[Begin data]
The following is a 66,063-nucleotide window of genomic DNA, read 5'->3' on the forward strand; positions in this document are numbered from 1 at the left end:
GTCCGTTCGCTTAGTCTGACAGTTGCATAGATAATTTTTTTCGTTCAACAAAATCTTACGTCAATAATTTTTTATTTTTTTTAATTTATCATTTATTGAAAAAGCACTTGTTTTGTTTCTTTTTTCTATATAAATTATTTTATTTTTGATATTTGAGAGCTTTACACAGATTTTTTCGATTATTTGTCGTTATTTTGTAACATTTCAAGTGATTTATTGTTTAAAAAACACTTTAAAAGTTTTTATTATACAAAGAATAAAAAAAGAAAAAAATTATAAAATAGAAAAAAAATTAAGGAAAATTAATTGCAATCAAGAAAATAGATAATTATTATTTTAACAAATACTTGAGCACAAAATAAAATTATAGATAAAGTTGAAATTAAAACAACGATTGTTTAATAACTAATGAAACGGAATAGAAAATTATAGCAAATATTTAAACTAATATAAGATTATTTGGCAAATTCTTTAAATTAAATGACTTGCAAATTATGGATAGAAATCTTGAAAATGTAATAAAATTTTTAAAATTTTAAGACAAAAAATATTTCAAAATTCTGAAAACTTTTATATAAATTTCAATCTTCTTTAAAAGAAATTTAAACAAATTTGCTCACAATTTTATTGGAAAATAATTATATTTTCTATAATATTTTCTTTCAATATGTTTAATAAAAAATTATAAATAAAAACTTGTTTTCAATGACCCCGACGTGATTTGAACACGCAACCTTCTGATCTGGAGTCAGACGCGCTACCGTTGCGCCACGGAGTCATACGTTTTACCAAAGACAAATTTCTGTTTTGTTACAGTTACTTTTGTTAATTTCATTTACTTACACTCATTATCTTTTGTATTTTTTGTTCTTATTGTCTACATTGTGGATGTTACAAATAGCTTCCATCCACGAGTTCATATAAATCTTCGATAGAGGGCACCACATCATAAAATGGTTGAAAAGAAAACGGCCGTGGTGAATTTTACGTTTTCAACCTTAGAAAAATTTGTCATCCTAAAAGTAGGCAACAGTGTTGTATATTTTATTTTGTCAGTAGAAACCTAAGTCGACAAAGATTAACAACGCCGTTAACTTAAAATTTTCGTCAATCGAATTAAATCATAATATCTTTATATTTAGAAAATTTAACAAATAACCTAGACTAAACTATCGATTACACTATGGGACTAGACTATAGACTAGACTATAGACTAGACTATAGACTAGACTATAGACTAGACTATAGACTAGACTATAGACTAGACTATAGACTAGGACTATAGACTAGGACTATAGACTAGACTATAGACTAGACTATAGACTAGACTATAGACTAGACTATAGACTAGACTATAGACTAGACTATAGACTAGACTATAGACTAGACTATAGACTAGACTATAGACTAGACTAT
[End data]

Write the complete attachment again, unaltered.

The following is a 66,063-nucleotide window of genomic DNA, read 5'->3' on the forward strand; positions in this document are numbered from 1 at the left end:
GTCCGTTCGCTTAGTCTGACAGTTGCATAGATAATTTTTTTCGTTCAACAAAATCTTACGTCAATAATTTTTTATTTTTTTTAATTTATCATTTATTGAAAAAGCACTTGTTTTGTTTCTTTTTTCTATATAAATTATTTTATTTTTGATATTTGAGAGCTTTACACAGATTTTTTCGATTATTTGTCGTTATTTTGTAACATTTCAAGTGATTTATTGTTTAAAAAACACTTTAAAAGTTTTTATTATACAAAGAATAAAAAAAGAAAAAAATTATAAAATAGAAAAAAAATTAAGGAAAATTAATTGCAATCAAGAAAATAGATAATTATTATTTTAACAAATACTTGAGCACAAAATAAAATTATAGATAAAGTTGAAATTAAAACAACGATTGTTTAATAACTAATGAAACGGAATAGAAAATTATAGCAAATATTTAAACTAATATAAGATTATTTGGCAAATTCTTTAAATTAAATGACTTGCAAATTATGGATAGAAATCTTGAAAATGTAATAAAATTTTTAAAATTTTAAGACAAAAAATATTTCAAAATTCTGAAAACTTTTATATAAATTTCAATCTTCTTTAAAAGAAATTTAAACAAATTTGCTCACAATTTTATTGGAAAATAATTATATTTTCTATAATATTTTCTTTCAATATGTTTAATAAAAAATTATAAATAAAAACTTGTTTTCAATGACCCCGACGTGATTTGAACACGCAACCTTCTGATCTGGAGTCAGACGCGCTACCGTTGCGCCACGGAGTCATACGTTTTACCAAAGACAAATTTCTGTTTTGTTACAGTTACTTTTGTTAATTTCATTTACTTACACTCATTATCTTTTGTATTTTTTGTTCTTATTGTCTACATTGTGGATGTTACAAATAGCTTCCATCCACGAGTTCATATAAATCTTCGATAGAGGGCACCACATCATAAAATGGTTGAAAAGAAAACGGCCGTGGTGAATTTTACGTTTTCAACCTTAGAAAAATTTGTCATCCTAAAAGTAGGCAACAGTGTTGTATATTTTATTTTGTCAGTAGAAACCTAAGTCGACAAAGATTAACAACGCCGTTAACTTAAAATTTTCGTCAATCGAATTAAATCATAATATCTTTATATTTAGAAAATTTAACAAATAACCTAGACTAAACTATCGATTACACTATGGGACTAGACTATAGACTAGACTATAGACTAGACTATAGACTAGACTATAGACTAGACTATAGACTAGACTATAGACTAGACTATAGACTAGGACTATAGACTAGGACTATAGACTAGACTATAGACTAGACTATAGACTAGACTATAGACTAGACTATAGACTAGACTATAGACTAGACTATAGACTAGACTATAGACTAGACTATAGACTAGACTATAGACTAGACTAT